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Why is the maternal mortality rate going up in the United States?

Giving birth in the U.S. is more dangerous you think
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Story highlights

  • Rate of U.S. women dying due to pregnancy and childbirth more than doubled in 25 years, per the CDC
  • Experts point to factors including obesity, C-sections and record-keeping changes

Kelly Wallace is CNN's digital correspondent and editor-at-large covering family, career and life. Read her other columns, and follow her reports at CNN Parents and on Twitter.

Join Christy Turlington Burns at 2 p.m. ET Friday for a Facebook chat about "Giving Birth in America."

(CNN)It's hard to comprehend how the United States, one of the wealthiest nations in the world, is now one of only eight countries -- including Afghanistan and South Sudan -- where the number of women dying as a result of pregnancy and childbirth is going up.

An increasing mortality rate for American mothers in 2015? How could that be?
    First, the numbers: More than 25 years ago, in 1987, there were 7.2 deaths of mothers per 100,000 live births in the United States, according to the Centers for Disease Control and Prevention. In 2011, that number more than doubled, jumping to 17.8 deaths per 100,000 births.
    What's going on? A range of experts made clear to me that there isn't any one factor to explain the increase, but a number of issues, including obesity-related complications such as hypertension and diabetes, the dramatic increase in the number of cesarean section births, a lack of access to affordable, quality health care and more women giving birth at older ages.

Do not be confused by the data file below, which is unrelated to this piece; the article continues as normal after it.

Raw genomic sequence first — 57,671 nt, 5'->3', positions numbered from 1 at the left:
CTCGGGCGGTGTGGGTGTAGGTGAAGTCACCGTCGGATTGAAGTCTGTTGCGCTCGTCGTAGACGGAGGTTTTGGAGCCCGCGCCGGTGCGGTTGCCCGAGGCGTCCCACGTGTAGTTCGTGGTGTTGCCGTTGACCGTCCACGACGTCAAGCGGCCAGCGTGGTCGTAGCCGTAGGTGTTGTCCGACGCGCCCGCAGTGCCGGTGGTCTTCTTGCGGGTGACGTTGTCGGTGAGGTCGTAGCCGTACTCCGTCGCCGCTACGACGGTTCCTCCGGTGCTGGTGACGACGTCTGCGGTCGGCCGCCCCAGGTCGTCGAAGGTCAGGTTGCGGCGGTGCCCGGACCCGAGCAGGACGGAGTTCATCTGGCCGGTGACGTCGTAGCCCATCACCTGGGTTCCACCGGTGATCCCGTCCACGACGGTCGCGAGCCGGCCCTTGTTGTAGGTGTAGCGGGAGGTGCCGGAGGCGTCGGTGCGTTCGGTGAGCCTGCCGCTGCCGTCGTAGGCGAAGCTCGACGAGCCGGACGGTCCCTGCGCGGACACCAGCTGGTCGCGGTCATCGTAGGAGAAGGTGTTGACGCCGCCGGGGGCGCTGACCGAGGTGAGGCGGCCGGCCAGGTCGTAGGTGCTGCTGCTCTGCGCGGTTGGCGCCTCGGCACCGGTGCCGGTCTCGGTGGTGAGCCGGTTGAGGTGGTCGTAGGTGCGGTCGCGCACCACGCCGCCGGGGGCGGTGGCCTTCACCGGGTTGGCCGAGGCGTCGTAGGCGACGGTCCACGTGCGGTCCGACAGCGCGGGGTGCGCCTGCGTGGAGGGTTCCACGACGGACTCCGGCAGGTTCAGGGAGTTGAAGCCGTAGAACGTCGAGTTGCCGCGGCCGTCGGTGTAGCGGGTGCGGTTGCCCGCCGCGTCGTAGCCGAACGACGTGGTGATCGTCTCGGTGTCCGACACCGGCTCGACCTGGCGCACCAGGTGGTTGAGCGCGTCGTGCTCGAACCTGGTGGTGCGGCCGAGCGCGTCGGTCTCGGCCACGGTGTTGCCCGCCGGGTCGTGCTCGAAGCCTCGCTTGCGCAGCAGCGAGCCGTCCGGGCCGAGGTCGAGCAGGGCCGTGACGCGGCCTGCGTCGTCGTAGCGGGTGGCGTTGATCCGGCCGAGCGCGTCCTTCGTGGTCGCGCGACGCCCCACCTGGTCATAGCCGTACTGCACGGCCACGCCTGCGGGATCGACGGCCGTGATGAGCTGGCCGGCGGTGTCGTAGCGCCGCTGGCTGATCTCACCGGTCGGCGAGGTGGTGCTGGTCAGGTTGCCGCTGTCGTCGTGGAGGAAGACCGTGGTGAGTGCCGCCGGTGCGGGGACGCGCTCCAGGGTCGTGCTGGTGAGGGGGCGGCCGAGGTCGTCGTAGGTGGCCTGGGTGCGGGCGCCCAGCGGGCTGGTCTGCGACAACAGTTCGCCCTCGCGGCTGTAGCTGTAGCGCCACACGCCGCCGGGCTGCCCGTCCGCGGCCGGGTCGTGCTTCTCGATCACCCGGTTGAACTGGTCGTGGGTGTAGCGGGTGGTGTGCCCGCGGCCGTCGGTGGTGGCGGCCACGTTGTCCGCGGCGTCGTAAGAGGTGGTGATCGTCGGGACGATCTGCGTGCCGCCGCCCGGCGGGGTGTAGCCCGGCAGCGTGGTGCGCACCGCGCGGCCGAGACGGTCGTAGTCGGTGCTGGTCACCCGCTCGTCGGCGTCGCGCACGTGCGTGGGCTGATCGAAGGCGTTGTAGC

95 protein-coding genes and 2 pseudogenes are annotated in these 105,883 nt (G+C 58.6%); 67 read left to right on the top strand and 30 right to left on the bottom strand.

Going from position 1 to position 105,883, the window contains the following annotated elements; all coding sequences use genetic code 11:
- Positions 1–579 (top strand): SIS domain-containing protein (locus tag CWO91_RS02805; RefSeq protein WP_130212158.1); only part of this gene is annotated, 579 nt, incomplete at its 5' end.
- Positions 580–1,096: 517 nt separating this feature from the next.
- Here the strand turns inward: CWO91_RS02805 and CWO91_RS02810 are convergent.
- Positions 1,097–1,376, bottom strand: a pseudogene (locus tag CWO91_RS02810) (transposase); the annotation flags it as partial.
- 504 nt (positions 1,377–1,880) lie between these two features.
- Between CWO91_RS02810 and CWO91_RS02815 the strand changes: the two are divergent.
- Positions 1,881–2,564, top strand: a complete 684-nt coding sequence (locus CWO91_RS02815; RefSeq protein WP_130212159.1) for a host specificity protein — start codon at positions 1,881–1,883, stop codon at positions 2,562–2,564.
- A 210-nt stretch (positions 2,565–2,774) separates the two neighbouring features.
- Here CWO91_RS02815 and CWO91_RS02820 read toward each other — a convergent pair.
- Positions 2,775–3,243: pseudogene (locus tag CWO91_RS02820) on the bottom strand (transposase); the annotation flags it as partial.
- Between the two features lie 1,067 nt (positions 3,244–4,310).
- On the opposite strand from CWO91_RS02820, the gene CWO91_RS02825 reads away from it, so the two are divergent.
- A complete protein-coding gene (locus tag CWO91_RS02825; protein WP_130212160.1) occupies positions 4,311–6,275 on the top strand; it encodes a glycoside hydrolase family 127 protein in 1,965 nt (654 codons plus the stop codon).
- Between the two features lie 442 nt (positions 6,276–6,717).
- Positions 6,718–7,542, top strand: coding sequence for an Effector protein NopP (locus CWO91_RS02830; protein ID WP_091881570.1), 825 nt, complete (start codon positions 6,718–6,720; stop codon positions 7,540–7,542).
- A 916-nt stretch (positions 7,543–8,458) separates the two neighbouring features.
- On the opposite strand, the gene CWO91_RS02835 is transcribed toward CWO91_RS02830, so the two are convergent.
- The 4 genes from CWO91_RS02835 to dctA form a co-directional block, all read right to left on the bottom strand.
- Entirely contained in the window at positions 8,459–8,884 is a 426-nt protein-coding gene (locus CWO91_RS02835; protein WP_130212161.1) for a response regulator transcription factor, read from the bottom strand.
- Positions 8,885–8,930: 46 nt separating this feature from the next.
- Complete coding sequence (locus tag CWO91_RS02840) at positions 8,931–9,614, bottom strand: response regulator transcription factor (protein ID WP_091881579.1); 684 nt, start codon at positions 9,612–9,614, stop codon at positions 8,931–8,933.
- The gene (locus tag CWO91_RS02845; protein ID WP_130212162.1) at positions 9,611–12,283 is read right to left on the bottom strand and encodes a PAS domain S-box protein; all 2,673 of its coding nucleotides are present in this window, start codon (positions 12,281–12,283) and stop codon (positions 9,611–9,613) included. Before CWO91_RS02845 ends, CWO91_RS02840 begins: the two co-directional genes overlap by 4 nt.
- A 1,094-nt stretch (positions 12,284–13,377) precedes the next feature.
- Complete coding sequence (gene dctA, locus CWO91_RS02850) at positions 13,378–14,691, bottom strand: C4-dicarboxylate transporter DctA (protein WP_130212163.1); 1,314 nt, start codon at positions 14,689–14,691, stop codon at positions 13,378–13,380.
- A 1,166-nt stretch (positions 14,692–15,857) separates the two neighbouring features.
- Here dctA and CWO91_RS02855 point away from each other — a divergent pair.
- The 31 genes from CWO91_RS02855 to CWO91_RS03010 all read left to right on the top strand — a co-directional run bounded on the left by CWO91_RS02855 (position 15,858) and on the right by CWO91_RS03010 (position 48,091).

Record-keeping changes might also explain some of the upward trend, experts say. It's easier to identify pregnancy-related deaths because there's now a box for it on the standard U.S. death certificate used in most states, said Dr. Andreea Creanga, a researcher for the Centers for Disease Control and Prevention's Division of Reproductive Health.
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    "There were changes like this over time and this is why we believe that part of this increase is due to better methods of identification," she said.
    But we don't know how much of the increase is due to better reporting methods, said Creanga. What we do know is there are still other factors that are likely pushing up the number of deaths during pregnancy and childbirth in the United States.

    Obesity a 'tremendous piece' of the problem

    Elise Turner, an associate professor of nursing at Mississippi's Belhaven University and a nurse midwife who has more than 35 years experience, says obesity is a "tremendous piece" of the problem.
    "The body is already stressed by obesity and the other accompanying diseases, such as hypertension, diabetes and things that accompany that and then you put the demands of pregnancy on top of that and it's just very difficult," Turner said.
    Obesity is one of the leading causes of mortality in the OB/GYN field, said Dr. Michael Brodman, chairman of the department of obstetrics, gynecology and reproductive science at the Mount Sinai Health System in New York.
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    "We didn't specifically have protocols for dealing with obese patients. We didn't treat them differently and in reality, you have to treat them differently," said Brodman.